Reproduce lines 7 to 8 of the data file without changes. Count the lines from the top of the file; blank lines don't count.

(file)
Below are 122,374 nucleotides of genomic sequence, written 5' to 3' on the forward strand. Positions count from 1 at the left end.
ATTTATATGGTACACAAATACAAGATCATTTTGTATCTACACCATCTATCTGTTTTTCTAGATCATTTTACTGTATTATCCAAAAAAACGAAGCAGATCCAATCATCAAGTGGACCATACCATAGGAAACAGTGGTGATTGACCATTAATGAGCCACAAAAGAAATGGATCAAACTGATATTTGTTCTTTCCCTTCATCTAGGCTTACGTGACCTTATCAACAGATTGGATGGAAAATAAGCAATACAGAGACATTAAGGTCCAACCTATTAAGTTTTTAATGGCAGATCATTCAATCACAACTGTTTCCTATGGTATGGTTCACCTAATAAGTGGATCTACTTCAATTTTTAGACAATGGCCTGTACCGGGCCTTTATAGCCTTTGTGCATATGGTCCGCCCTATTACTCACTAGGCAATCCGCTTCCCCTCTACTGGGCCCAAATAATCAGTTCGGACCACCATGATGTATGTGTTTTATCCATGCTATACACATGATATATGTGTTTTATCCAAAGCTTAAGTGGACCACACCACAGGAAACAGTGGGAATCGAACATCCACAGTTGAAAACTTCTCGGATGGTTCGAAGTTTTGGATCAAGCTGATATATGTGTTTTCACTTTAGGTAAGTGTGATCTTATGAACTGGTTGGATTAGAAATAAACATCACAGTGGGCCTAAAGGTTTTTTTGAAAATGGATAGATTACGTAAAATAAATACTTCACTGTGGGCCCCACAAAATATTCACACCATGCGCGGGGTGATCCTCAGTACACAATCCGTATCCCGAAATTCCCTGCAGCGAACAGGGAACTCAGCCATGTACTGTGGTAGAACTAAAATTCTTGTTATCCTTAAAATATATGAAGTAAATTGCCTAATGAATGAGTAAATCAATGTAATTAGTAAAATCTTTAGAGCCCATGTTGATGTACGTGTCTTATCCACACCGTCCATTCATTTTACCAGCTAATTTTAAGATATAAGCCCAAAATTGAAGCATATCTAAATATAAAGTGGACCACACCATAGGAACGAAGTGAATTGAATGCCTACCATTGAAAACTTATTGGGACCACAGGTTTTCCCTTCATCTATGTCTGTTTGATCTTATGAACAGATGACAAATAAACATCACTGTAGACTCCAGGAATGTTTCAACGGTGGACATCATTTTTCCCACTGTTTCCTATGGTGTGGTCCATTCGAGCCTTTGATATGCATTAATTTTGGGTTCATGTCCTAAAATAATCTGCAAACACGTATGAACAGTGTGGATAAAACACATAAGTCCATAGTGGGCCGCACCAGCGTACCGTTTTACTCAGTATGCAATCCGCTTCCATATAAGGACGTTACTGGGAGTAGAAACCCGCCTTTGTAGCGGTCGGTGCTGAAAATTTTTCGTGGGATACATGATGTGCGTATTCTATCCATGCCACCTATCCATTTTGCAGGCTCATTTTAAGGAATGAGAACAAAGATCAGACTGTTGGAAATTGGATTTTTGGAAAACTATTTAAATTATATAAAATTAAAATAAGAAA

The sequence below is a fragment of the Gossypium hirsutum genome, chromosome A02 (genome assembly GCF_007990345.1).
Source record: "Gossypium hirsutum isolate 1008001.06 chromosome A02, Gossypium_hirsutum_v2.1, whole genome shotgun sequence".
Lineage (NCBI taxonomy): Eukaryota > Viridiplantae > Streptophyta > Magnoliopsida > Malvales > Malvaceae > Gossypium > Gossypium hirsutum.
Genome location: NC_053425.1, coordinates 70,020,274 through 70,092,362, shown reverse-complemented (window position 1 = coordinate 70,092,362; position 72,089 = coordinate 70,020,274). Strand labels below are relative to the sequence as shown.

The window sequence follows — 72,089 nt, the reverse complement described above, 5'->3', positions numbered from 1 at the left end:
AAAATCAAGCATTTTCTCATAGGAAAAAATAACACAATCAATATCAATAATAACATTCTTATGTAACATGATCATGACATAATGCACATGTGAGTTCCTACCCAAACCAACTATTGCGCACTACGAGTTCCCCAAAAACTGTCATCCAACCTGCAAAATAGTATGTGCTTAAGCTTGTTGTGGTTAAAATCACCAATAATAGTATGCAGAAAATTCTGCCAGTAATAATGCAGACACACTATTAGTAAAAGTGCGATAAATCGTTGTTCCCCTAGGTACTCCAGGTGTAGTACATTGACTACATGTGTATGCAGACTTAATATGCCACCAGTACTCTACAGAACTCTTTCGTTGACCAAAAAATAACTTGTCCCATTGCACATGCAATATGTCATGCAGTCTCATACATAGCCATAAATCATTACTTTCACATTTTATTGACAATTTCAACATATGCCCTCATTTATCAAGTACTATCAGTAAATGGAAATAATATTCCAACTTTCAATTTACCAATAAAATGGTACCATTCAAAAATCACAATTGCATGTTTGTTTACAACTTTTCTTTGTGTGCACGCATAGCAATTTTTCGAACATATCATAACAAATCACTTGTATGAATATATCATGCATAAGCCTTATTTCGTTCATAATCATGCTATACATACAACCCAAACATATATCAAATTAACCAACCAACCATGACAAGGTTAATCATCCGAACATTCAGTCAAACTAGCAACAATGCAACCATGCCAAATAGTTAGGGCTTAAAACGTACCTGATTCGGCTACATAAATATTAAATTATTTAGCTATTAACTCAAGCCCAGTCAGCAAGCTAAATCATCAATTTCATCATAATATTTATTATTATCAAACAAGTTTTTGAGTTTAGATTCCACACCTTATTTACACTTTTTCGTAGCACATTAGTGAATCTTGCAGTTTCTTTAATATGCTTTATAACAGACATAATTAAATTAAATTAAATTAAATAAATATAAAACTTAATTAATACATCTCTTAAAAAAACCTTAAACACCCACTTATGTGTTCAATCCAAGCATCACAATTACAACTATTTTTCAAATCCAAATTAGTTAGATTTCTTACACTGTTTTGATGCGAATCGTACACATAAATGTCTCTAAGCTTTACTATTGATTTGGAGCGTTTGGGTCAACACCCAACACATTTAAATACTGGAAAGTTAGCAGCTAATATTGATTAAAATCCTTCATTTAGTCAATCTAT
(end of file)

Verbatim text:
The window sequence follows — 72,089 nt, the reverse complement described above, 5'->3', positions numbered from 1 at the left end:
AAAATCAAGCATTTTCTCATAGGAAAAAATAACACAATCAATATCAATAATAACATTCTTATGTAACATGATCATGACATAATGCACATGTGAGTTCCTACCCAAACCAACTATTGCGCACTACGAGTTCCCCAAAAACTGTCATCCAACCTGCAAAATAGTATGTGCTTAAGCTTGTTGTGGTTAAAATCACCAATAATAGTATGCAGAAAATTCTGCCAGTAATAATGCAGACACACTATTAGTAAAAGTGCGATAAATCGTTGTTCCCCTAGGTACTCCAGGTGTAGTACATTGACTACATGTGTATGCAGACTTAATATGCCACCAGTACTCTACAGAACTCTTTCGTTGACCAAAAAATAACTTGTCCCATTGCACATGCAATATGTCATGCAGTCTCATACATAGCCATAAATCATTACTTTCACATTTTATTGACAATTTCAACATATGCCCTCATTTATCAAGTACTATCAGTAAATGGAAATAATATTCCAACTTTCAATTTACCAATAAAATGGTACCATTCAAAAATCACAATTGCATGTTTGTTTACAACTTTTCTTTGTGTGCACGCATAGCAATTTTTCGAACATATCATAACAAATCACTTGTATGAATATATCATGCATAAGCCTTATTTCGTTCATAATCATGCTATACATACAACCCAAACATATATCAAATTAACCAACCAACCATGACAAGGTTAATCATCCGAACATTCAGTCAAACTAGCAACAATGCAACCATGCCAAATAGTTAGGGCTTAAAACGTACCTGATTCGGCTACATAAATATTAAATTATTTAGCTATTAACTCAAGCCCAGTCAGCAAGCTAAATCATCAATTTCATCATAATATTTATTATTATCAAACAAGTTTTTGAGTTTAGATTCCACACCTTATTTACACTTTTTCGTAGCACATTAGTGAATCTTGCAGTTTCTTTAATATGCTTTATAACAGACATAATTAAATTAAATTAAATTAAATAAATATAAAACTTAATTAATACATCTCTTAAAAAAACCTTAAACACCCACTTATGTGTTCAATCCAAGCATCACAATTACAACTATTTTTCAAATCCAAATTAGTTAGATTTCTTACACTGTTTTGATGCGAATCGTACACATAAATGTCTCTAAGCTTTACTATTGATTTGGAGCGTTTGGGTCAACACCCAACACATTTAAATACTGGAAAGTTAGCAGCTAATATTGATTAAAATCCTTCATTTAGTCAATCTAT